1. The veterinarian writing the VFD or prescribing medications must be licensed within the state where the animals are being treated.

Am I going to be able to get medicated feed?

YES. The steps and process are more involved because you can no longer just go to a feed store and buy certain medications to mix in with your feed or buy medicated feeds containing medically important antibiotics. Producers must get a VFD order from their veterinarian and then send or take the VFD order to a feed distributor to get the VFD feed. Your veterinarian may send the VFD directly to where you buy feed.

When I buy my show pigs (for example), will I still be able to get a couple bags of medicated feed from that producer? 

If the medicated feed contains an approved VFD drug, you must have a VFD before getting that feed. Your veterinarian must see these pigs to be able to write a VFD. Plus, the producer must be a distributor complying with FDA’s distributor requirements to be able to distribute a VFD feed to you once you provide them with a VFD order.

What about feeding water soluble medications? 

Beginning January 1, 2017, all antibiotics important to humans that are administered through drinking water will require a written prescription from your veterinarian. You must have established a VCPR to be able get a prescription to buy these drugs or products. Although a VFD and a prescription are not the same, you need to have a VCPR to obtain both. The VFD rules only apply to medically important antibiotics fed on or in feed products, while a prescription applies to many products including medically important antibiotics administered through drinking water. For a list of drugs transitioning from over-the-counter to prescription status, refer to the “Drugs Transitioning from OTC to Prescription Status” link at the end of this document.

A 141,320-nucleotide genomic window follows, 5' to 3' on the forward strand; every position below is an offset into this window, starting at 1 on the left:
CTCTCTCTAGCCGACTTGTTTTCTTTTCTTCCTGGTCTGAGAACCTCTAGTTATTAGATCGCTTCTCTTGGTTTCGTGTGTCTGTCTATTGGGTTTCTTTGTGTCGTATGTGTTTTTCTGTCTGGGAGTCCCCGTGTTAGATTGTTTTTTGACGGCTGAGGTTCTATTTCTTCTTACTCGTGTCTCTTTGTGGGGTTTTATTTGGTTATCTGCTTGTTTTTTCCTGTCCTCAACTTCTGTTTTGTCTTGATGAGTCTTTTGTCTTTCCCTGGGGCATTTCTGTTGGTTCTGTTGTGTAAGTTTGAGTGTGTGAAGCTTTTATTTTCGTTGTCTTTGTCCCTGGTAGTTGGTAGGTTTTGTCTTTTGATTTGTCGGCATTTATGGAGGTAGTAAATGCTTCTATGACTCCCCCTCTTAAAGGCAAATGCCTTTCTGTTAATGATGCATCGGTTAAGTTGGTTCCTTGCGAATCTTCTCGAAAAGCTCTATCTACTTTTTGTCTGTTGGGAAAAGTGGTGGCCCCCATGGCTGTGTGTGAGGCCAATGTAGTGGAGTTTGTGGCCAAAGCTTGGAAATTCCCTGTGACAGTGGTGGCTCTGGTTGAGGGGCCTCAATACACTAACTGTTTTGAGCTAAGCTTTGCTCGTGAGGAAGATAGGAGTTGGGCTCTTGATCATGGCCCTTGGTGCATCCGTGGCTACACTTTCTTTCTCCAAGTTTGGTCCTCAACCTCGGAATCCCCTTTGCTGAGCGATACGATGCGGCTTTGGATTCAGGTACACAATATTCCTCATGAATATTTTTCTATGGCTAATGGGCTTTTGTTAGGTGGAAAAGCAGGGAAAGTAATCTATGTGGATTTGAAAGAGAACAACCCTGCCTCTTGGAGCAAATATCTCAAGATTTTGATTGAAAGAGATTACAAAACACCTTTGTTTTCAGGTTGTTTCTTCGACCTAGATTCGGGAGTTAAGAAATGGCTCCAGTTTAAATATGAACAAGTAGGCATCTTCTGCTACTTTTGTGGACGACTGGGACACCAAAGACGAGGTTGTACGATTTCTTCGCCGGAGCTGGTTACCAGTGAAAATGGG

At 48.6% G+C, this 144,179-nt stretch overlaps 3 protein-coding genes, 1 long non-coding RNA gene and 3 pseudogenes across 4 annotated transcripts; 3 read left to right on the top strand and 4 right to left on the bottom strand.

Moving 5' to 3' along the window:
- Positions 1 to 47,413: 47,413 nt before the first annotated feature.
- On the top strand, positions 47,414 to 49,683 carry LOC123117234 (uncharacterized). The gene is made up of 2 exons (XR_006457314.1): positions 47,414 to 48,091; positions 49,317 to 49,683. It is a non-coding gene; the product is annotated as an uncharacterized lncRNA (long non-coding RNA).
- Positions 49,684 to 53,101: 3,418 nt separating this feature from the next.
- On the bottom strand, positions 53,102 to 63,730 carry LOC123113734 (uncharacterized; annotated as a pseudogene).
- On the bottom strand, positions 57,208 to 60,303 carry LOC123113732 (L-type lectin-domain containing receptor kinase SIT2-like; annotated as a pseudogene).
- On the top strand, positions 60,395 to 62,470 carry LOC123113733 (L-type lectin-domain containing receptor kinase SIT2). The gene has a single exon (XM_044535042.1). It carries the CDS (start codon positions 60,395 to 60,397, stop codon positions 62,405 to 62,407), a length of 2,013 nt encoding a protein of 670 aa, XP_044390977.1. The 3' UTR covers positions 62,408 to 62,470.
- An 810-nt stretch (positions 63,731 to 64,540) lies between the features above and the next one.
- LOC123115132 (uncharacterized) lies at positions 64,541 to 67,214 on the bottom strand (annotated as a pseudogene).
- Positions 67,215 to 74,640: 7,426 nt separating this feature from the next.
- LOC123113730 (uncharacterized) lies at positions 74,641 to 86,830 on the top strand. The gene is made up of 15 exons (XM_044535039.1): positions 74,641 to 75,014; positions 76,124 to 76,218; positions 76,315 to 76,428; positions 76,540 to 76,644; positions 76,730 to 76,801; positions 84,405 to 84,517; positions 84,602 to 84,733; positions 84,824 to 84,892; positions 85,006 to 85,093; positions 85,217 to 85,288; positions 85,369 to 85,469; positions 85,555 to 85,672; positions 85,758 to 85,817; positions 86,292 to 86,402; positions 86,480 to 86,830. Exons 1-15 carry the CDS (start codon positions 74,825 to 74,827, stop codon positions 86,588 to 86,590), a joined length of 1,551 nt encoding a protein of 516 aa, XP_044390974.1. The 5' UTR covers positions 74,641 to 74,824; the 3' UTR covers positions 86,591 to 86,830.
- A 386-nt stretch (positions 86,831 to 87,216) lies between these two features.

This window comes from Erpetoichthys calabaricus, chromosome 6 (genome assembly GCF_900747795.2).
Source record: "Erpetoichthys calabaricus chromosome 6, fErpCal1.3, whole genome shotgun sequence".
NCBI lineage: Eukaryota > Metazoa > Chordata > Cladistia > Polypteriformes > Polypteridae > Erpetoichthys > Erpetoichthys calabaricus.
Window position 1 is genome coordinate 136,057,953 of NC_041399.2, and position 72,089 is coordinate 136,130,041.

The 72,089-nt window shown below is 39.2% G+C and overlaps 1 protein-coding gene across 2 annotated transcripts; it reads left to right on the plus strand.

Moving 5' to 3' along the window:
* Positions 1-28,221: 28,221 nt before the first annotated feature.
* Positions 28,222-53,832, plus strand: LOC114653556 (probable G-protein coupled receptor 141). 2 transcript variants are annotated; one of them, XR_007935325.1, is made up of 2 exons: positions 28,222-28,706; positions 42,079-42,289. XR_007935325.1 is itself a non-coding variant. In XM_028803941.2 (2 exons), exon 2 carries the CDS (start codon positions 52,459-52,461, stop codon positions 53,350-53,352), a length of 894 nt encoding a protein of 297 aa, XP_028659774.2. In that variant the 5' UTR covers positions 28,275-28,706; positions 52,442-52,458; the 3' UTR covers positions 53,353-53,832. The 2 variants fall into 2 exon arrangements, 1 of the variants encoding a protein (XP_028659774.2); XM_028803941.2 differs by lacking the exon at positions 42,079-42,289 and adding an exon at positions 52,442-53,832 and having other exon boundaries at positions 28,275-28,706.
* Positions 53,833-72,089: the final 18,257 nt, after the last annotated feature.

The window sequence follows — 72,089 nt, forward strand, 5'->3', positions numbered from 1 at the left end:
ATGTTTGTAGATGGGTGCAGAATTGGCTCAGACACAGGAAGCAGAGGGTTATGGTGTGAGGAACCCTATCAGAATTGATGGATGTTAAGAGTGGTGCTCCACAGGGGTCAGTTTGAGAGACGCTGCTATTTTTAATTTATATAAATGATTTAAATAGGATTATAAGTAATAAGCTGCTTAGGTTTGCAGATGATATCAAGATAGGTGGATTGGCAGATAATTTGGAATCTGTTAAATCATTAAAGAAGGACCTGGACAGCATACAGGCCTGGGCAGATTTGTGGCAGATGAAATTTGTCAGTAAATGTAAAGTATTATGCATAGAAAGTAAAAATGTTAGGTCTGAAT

What about feeding milk replacer?

Milk replacers are considered feeds. If using medicated milk replacer containing an approved FDA drug mixed with water or mixed with feed, you must have a VFD. Medicated milk replacers will no longer be labeled for continuous feeding and therefore will not be allowed to be used continuously. 

How often do I have to get a VFD?

There will be a VFD expiration date that defines the period of time for which the authorization to feed an animal feed containing a VFD drug is lawful. The expiration date specifies the last day the VFD feed can be fed to an animal or group of animals and under the regulations cannot be longer than six months. A VFD feed or combination VFD feed must not be fed to animals after the expiration date on the VFD. You must contact your veterinarian to request a new VFD order.